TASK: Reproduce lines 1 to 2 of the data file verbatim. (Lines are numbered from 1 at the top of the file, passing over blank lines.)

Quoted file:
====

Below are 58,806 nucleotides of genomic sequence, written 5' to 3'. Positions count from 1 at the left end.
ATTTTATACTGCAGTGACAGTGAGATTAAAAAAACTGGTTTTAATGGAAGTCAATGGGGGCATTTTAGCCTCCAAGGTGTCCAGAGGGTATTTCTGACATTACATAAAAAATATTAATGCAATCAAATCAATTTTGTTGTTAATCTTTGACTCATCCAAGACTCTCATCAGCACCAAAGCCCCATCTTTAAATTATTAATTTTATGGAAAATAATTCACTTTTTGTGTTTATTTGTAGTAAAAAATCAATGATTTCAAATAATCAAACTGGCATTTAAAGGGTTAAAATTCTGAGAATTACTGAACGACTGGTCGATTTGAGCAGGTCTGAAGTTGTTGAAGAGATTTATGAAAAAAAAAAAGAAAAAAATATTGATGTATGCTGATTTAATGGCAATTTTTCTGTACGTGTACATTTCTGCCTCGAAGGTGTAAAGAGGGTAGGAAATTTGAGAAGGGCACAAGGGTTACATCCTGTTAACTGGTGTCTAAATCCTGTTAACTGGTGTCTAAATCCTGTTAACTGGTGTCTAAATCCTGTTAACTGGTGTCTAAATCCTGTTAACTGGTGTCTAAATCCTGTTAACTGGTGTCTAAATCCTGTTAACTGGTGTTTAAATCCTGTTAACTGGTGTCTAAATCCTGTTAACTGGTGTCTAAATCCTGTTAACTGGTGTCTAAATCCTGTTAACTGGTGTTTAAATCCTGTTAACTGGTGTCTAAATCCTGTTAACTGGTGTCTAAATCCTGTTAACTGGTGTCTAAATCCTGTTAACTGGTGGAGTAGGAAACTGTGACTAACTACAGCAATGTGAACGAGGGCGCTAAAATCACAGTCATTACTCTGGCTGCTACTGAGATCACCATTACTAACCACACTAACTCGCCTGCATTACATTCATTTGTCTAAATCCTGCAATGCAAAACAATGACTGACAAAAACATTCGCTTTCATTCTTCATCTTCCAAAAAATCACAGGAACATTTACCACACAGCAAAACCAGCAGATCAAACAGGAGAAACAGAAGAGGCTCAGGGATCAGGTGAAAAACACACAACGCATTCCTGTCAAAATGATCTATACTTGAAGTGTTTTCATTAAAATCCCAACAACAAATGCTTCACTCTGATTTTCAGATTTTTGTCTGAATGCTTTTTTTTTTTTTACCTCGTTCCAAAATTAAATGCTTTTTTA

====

Below are 58,806 nucleotides of genomic sequence, written 5' to 3'. Positions count from 1 at the left end.
ATTTTATACTGCAGTGACAGTGAGATTAAAAAAACTGGTTTTAATGGAAGTCAATGGGGGCATTTTAGCCTCCAAGGTGTCCAGAGGGTATTTCTGACATTACATAAAAAATATTAATGCAATCAAATCAATTTTGTTGTTAATCTTTGACTCATCCAAGACTCTCATCAGCACCAAAGCCCCATCTTTAAATTATTAATTTTATGGAAAATAATTCACTTTTTGTGTTTATTTGTAGTAAAAAATCAATGATTTCAAATAATCAAACTGGCATTTAAAGGGTTAAAATTCTGAGAATTACTGAACGACTGGTCGATTTGAGCAGGTCTGAAGTTGTTGAAGAGATTTATGAAAAAAAAAAAGAAAAAAATATTGATGTATGCTGATTTAATGGCAATTTTTCTGTACGTGTACATTTCTGCCTCGAAGGTGTAAAGAGGGTAGGAAATTTGAGAAGGGCACAAGGGTTACATCCTGTTAACTGGTGTCTAAATCCTGTTAACTGGTGTCTAAATCCTGTTAACTGGTGTCTAAATCCTGTTAACTGGTGTCTAAATCCTGTTAACTGGTGTCTAAATCCTGTTAACTGGTGTCTAAATCCTGTTAACTGGTGTTTAAATCCTGTTAACTGGTGTCTAAATCCTGTTAACTGGTGTCTAAATCCTGTTAACTGGTGTCTAAATCCTGTTAACTGGTGTTTAAATCCTGTTAACTGGTGTCTAAATCCTGTTAACTGGTGTCTAAATCCTGTTAACTGGTGTCTAAATCCTGTTAACTGGTGGAGTAGGAAACTGTGACTAACTACAGCAATGTGAACGAGGGCGCTAAAATCACAGTCATTACTCTGGCTGCTACTGAGATCACCATTACTAACCACACTAACTCGCCTGCATTACATTCATTTGTCTAAATCCTGCAATGCAAAACAATGACTGACAAAAACATTCGCTTTCATTCTTCATCTTCCAAAAAATCACAGGAACATTTACCACACAGCAAAACCAGCAGATCAAACAGGAGAAACAGAAGAGGCTCAGGGATCAGGTGAAAAACACACAACGCATTCCTGTCAAAATGATCTATACTTGAAGTGTTTTCATTAAAATCCCAACAACAAATGCTTCACTCTGATTTTCAGATTTTTGTCTGAATGCTTTTTTTTTTTTTACCTCGTTCCAAAATTAAATGCTTTTTTA